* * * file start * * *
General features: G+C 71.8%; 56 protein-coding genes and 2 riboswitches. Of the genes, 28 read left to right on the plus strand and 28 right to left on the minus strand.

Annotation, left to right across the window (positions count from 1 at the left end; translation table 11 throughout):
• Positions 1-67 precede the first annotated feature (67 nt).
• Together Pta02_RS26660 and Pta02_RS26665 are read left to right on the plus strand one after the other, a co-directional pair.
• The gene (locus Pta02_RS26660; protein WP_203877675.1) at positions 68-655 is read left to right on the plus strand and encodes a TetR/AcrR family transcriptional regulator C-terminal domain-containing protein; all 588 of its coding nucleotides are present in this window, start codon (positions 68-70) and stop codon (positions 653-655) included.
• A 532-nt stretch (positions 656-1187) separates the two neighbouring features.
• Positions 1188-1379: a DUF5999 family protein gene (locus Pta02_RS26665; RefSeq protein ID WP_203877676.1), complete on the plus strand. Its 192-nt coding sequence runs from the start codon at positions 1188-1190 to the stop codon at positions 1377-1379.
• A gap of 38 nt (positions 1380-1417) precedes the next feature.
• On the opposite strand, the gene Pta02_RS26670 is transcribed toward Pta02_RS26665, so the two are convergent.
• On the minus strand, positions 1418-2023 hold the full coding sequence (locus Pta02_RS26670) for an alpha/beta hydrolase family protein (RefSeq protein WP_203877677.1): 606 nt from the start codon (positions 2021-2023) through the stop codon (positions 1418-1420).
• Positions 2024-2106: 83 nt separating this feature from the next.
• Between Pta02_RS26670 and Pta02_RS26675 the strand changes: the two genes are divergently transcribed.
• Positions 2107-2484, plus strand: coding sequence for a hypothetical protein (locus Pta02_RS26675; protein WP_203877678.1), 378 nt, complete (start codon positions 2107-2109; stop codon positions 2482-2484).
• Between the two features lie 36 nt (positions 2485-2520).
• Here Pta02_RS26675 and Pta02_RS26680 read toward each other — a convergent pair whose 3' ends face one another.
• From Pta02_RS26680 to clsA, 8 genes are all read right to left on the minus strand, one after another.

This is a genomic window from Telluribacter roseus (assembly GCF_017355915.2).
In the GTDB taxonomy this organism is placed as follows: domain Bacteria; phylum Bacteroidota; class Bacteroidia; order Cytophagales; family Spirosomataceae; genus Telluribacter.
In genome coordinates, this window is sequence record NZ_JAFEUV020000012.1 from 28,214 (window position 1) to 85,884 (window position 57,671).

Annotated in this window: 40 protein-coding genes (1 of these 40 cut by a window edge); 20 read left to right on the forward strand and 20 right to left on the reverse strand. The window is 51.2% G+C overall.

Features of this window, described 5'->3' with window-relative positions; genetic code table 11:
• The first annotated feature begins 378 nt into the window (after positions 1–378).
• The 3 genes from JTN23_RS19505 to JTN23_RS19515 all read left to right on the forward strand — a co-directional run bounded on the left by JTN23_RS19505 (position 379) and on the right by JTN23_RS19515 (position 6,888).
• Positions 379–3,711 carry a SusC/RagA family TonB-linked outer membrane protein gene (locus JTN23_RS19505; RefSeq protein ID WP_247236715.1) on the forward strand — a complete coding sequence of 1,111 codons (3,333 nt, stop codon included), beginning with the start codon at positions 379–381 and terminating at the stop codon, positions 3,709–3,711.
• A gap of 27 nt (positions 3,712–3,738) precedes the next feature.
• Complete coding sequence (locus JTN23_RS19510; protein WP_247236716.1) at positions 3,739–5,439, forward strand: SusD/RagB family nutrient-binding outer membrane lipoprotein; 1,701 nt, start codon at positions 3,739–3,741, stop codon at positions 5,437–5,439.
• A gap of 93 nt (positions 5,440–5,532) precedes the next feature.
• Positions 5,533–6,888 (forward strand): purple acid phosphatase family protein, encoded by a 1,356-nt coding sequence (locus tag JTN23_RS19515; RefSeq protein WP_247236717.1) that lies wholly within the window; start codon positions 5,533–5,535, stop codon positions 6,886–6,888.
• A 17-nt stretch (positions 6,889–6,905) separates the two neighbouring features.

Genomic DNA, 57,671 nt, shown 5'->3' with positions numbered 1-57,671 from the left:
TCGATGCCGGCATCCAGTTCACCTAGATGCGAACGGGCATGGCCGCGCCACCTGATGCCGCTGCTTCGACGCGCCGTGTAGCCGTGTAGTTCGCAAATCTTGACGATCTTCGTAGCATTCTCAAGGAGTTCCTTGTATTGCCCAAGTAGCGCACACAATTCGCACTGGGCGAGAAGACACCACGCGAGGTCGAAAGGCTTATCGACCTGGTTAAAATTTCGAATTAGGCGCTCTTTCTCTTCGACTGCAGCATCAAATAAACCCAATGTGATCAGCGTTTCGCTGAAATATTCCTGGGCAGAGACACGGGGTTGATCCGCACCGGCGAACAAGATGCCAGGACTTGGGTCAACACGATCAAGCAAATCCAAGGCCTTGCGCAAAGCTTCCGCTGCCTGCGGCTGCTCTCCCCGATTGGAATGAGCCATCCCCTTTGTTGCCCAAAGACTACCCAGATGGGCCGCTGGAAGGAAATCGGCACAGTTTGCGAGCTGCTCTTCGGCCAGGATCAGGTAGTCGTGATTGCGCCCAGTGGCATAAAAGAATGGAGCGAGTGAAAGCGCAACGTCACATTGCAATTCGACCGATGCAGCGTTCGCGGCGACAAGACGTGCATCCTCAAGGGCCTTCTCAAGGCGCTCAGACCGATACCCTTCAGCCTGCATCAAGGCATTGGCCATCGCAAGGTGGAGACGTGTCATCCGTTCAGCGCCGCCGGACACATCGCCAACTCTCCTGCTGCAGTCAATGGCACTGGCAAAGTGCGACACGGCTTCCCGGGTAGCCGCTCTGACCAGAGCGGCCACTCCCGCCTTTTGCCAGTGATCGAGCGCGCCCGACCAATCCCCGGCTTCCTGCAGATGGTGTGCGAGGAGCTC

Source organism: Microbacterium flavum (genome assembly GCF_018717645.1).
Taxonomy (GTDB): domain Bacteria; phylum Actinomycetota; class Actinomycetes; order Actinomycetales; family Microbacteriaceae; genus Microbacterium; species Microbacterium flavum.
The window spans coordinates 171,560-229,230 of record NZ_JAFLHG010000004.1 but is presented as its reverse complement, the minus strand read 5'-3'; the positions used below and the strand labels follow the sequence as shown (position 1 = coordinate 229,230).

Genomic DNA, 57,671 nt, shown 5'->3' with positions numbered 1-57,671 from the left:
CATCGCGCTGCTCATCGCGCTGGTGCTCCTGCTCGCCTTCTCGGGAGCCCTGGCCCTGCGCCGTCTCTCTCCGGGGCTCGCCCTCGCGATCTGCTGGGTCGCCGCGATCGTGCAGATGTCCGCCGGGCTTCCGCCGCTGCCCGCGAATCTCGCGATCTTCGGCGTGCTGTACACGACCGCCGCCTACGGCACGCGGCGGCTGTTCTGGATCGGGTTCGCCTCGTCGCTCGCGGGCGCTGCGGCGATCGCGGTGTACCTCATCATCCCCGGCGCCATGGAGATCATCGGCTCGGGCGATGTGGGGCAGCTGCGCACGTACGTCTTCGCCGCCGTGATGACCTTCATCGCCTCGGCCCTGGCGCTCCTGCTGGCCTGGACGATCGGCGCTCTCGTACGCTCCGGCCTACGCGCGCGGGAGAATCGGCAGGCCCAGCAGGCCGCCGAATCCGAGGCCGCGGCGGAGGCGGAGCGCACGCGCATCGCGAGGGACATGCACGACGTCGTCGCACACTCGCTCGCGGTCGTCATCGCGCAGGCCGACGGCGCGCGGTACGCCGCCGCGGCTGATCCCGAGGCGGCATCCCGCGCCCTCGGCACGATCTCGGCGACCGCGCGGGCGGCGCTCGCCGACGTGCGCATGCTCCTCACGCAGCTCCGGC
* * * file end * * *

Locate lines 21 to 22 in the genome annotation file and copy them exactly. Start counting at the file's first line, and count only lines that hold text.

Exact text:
Features of this window, described 5'->3' with window-relative positions; genetic code table 11:
• The first annotated feature begins 378 nt into the window (after positions 1–378).